In randomized, placebo-controlled clinical trials of FluMist in its refrigerated and frozen formulations, the most common solicited adverse events in the indicated population (n=11,604) included runny nose/nasal congestion, sore throat, cough, irritability, headache, chills, vomiting, muscle aches, decreased appetite, abdominal pain, and decreased activity/feeling of tiredness/weakness.
Please see the Prescribing Information for the currently available formulation of FluMist visit www.flumist.com, or call 1-877-633-4411 for additional information.
On January 5, 2007, the FDA approved MedImmune's supplemental Biologics Licensing Application (sBLA) for a refrigerated version of FluMist, which will be manufactured for the 2007-2008 influenza season. Prior versions required frozen storage. Due to the seasonal nature of influenza vaccine, full prescribing information for the refrigerated version does not yet contain complete details on vaccine strains to be included for next season's vaccine. However, preliminary prescribing information can be found at http://www.fda.gov/cber/label/inflmed010507LB.pdf.
About MedImmune, Inc.
MedImmune strives to provide better medicines to patients, new medical options for physicians, rewarding careers to employees, and increased value to shareholders. Dedicated to advancing science and medicine to help people live better lives, the company is focused on the areas of infectious diseases, cancer and inflammatory diseases. With more than 2,500 employees worldwide, MedImmune is headquartered in Maryland.
Forward Looking Statements
This announcement contains, in addition to historical information, certain "forward-looking statements" regarding the potential prospects of and the results of clinical trials for FluMist. Such forward-looking statements are based on current expectations and involve inherent risks and uncertainties, including factors that could delay, divert or change current expectations and could cause actual outcomes and results to differ materially from current expectations. In addition to risks and uncertainties discussed in MedImmune's filings with the U.S. Securities and Exchange Commission, no assurance exists that FluMist will receive required regulatory approval for children 12 months to 59 months of age or that, even if regulatory approval is received, FluMist will be commercially successful. MedImmune undertakes no obligation to update any forward-looking statement, whether as a result of new information, future events or otherwise except as may be required by applicable law or regulation.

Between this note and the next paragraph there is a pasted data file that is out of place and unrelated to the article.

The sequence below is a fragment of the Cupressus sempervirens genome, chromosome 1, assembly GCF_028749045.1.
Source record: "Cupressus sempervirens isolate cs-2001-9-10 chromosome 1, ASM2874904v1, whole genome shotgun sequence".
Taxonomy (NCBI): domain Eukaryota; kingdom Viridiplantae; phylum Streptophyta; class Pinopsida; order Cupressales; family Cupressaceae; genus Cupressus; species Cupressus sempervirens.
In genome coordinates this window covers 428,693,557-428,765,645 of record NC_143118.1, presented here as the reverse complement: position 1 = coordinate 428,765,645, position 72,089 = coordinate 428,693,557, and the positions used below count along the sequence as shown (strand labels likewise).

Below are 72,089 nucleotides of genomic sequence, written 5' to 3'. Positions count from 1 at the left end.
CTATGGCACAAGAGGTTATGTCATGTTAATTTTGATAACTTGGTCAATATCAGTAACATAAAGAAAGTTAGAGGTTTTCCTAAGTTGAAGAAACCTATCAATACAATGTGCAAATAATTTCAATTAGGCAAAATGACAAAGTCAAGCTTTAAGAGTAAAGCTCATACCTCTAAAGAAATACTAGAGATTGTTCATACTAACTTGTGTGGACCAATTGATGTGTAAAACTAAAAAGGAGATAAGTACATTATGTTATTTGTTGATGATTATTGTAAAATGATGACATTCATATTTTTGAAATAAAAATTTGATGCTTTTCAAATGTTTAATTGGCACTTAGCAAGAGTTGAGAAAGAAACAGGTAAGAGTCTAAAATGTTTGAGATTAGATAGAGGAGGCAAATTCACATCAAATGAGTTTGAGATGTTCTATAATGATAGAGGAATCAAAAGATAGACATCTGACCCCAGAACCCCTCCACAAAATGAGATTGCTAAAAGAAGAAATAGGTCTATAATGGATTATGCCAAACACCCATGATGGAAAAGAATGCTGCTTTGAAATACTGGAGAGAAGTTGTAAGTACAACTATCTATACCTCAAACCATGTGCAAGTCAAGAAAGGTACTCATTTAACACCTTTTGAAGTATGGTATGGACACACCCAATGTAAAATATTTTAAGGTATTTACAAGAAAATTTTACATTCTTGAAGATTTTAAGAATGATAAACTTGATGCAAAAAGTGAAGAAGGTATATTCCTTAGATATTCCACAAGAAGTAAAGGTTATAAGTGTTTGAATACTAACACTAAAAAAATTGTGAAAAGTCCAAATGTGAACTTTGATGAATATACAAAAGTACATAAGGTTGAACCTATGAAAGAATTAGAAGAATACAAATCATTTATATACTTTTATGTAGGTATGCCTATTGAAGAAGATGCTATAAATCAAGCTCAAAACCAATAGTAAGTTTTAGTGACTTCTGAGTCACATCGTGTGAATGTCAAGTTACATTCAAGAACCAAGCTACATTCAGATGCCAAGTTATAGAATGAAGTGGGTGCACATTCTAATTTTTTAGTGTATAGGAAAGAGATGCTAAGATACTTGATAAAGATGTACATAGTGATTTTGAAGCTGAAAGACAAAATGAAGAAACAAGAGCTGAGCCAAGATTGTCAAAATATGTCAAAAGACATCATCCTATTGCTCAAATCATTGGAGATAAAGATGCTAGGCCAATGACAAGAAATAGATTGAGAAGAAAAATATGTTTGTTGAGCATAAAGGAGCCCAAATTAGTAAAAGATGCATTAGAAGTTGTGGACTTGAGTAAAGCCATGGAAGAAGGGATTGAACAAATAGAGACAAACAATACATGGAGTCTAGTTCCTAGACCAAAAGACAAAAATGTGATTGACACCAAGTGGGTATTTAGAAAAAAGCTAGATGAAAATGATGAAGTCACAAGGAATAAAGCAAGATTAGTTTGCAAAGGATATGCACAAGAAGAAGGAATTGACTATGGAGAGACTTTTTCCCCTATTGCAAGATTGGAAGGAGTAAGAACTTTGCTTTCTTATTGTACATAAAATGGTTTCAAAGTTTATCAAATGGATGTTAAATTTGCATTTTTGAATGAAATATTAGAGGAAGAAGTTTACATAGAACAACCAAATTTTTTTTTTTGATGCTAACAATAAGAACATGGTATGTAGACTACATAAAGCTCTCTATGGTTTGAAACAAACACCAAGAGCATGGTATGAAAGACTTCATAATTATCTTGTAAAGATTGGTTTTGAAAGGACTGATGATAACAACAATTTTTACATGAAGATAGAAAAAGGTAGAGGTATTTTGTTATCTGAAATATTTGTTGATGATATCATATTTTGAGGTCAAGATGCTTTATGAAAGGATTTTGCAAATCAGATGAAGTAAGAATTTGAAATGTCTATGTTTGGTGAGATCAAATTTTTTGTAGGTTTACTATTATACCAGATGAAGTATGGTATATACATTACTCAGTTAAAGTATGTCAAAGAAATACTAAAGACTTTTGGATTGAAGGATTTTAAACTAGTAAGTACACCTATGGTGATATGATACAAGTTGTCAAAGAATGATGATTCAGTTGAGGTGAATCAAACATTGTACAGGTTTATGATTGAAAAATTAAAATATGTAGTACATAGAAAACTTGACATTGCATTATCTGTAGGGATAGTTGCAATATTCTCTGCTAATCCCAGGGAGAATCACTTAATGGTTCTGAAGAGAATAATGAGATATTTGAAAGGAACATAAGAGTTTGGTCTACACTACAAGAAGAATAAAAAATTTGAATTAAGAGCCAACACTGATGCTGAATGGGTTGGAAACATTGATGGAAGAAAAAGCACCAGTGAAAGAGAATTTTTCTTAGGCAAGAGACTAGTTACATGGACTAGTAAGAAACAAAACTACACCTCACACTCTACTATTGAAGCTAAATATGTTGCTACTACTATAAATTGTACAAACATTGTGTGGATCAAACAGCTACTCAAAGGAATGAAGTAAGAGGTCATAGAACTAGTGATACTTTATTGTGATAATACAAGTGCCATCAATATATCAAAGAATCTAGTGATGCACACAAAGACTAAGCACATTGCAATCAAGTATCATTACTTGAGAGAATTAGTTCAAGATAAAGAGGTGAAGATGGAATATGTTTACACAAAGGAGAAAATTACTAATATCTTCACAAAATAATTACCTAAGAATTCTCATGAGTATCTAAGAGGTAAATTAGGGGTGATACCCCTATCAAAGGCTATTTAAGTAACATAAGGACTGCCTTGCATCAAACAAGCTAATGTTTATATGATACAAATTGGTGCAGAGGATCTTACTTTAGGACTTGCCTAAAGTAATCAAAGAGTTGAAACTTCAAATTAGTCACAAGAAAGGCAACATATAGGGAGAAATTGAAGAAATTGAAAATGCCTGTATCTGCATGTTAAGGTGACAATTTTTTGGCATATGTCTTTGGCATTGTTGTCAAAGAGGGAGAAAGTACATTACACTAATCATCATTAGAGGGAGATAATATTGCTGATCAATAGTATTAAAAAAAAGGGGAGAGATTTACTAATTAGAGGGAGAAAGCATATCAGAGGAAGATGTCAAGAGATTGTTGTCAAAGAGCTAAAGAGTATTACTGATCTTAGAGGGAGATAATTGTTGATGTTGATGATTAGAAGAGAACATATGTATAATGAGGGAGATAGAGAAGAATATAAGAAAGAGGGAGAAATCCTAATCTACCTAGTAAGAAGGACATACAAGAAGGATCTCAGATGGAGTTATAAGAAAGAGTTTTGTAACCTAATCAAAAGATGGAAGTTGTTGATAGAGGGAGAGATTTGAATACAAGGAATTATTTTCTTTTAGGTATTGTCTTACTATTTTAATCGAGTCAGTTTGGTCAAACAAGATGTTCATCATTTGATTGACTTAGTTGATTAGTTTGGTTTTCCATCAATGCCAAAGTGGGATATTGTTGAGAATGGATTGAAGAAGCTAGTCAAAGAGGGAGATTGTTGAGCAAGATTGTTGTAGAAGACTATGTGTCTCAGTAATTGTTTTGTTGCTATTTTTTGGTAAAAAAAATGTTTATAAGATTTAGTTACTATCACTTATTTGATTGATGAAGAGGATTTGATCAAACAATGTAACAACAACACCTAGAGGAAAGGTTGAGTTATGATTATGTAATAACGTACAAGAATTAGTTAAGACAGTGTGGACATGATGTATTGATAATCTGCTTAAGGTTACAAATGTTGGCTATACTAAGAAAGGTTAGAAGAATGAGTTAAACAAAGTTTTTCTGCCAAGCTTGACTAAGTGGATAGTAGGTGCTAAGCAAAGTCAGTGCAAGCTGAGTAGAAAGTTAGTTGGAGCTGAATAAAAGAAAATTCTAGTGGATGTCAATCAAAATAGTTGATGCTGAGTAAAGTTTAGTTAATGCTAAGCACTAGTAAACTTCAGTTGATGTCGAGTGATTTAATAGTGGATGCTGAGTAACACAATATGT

Notice to Investors and Stockholders of MedImmune
This release is neither an offer to purchase nor a solicitation of an offer to sell shares of MedImmune. MedImmune stockholders are urged to read the relevant tender offer documents from AstraZeneca PLC which have been filed on May 3, 2007 because they will contain important information that stockholders should consider before making any decision regarding tendering their shares. AstraZeneca has filed tender offer materials with the U.S. Securities and Exchange Commission, and MedImmune has also filed a Solicitation/Recommendation Statement on Schedule 14D-9 with respect to the offer. The tender offer materials (including an Offer to Purchase, a related Letter of Transmittal and certain other offer documents) and the Solicitation/Recommendation Statement contain important information, which should be read carefully before any decision is made with respect to the tender offer. The Offer to Purchase, the related Letter of Transmittal and certain other offer documents, as well as the Solicitation/Recommendation Statement, are available for free at the U.S. Securities and Exchange Commission's web site at www.sec.gov, at AstraZeneca's website at www.astrazeneca.com or at MedImmune's website at www.medimmune.com.
CONTACT: Media, Karen Lancaster, +1-301-398-5864, or onsite at PAS,+1-240-832-9720, or Investors Pete Vozzo, +1-301-398-4358; or BeatricePierre, +1-301-398-4905, all of MedImmune, Inc.
Web site: www.medimmune.com
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Posted: May 2007